“Just a few days ago, we were reminded and inspired by our fellow Americans in Puerto Rico that public service is not fundamentally about any of us. It's about you and your family,” Castro said.
Castro also called Trump a “racist,” mentioned the layoffs of General Motors workers, ticked off the names of victims killed in police confrontations, gave a shoutout to Barack Obama for his economic legacy and called for the firing of New York City police Officer Daniel Pantaleo, who put Eric Garner in a fatal chokehold but is not facing federal charges.
“Eleven different times Eric Garner said he could not breathe. ... That police officer should be off the street,” Castro said to cheers from the debate audience in Detroit, where 83 percent of the population is black.
In addition, during his approximately 10 minutes of airtime, Castro managed to sprinkle in some of his policy proposals on education and immigration and remind the audience he was the first candidate to call for Trump's impeachment.
He also set Twitter abuzz by invoking “Moscow Mitch,” the nickname Democrats have been calling Senate Majority Leader Mitch McConnell all week for blocking election security legislation, inspiring a Twitter hashtag, much to McConnell’s disliking.
Dropping “Moscow Mitch” into the debate was “a made-for social media moment,” Gonzalez said.
Castro ducked criticism that other candidates endured for taking a more moderate approach on health care coverage. Some Democrats want to move quickly to a "Medicare for All" coverage scheme, while others want to protect the private coverage some Americans have through their employers or unions.
“I want to strengthen Medicare for the people who are on it and then expand it to anybody who wants it,” Castro said. “I also believe, though, that if somebody has a private health insurance plan that is strong that they want to hold on to, they they should be able to do that.”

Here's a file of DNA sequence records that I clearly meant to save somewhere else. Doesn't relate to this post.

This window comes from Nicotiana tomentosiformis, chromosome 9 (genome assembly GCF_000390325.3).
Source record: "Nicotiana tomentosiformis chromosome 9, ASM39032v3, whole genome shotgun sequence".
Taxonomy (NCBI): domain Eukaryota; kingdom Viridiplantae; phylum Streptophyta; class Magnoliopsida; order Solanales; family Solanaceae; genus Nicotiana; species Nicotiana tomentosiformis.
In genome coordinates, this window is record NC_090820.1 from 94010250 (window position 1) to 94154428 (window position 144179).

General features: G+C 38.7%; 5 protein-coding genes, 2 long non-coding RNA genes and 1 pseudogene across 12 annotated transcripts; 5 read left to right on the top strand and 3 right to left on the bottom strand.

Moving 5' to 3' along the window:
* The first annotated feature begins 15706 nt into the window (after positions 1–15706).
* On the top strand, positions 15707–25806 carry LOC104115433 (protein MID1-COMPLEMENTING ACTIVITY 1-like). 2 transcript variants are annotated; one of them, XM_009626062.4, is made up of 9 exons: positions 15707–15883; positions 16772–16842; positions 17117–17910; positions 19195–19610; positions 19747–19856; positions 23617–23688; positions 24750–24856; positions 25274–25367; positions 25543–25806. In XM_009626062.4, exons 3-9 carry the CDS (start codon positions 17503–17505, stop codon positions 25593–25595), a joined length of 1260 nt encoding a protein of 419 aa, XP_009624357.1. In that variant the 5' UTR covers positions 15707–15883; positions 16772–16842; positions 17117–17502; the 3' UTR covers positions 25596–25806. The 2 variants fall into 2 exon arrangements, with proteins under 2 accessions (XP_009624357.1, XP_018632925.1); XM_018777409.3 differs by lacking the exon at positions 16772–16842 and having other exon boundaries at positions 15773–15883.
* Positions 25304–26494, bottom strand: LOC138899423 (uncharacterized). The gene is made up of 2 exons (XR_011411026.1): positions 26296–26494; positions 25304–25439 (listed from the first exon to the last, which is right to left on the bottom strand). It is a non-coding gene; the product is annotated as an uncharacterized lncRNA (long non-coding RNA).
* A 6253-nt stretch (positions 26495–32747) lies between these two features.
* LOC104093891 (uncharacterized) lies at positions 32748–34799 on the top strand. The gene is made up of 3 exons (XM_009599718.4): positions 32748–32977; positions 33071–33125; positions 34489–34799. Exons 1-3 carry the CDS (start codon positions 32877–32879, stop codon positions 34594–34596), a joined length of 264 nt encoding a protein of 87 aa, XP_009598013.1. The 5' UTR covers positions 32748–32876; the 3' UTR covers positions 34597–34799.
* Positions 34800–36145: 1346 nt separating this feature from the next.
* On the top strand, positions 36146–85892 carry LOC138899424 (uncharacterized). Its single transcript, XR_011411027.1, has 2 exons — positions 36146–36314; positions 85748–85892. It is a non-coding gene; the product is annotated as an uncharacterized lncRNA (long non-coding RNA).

Will he get a post-debate bump?
Castro, who also served as mayor and a city council member in San Antonio, had been struggling as a candidate until his first debate performance in Miami.
There, he pummeled fellow Texan Beto O’Rourke on immigration, too. His fundraising and media attention surged, but he still lags behind other candidates in polling and campaign contributions.
Castro still needs a bump from Wednesday night to get him to the Sept. 12-13 debates in Houston, in his home state of Texas. He needs to poll at least 2 percent in one more poll to secure a spot.
After the debate, in the spin room, Castro told NBC News that Democrats are not going to defeat Trump with a traditional candidate, but with “somebody who can excite a new generation of people out there, a new coalition, the way Barack Obama was able to in 2008."
He said he’s doing that by raising issues others aren’t. “I was the first to propose a plan to address the issues that we saw in Flint, the first to propose a policy on indigenous communities, the first to propose policy on police reform, the first to visit Puerto Rico and I mentioned that — our friends in Puerto Rico tonight,” he said.
“I am building a diverse coalition of people so that we can win, not only in states like Michigan, but also across the country and beat Trump in 2020.”
Vaughn Hillyard contributed reporting.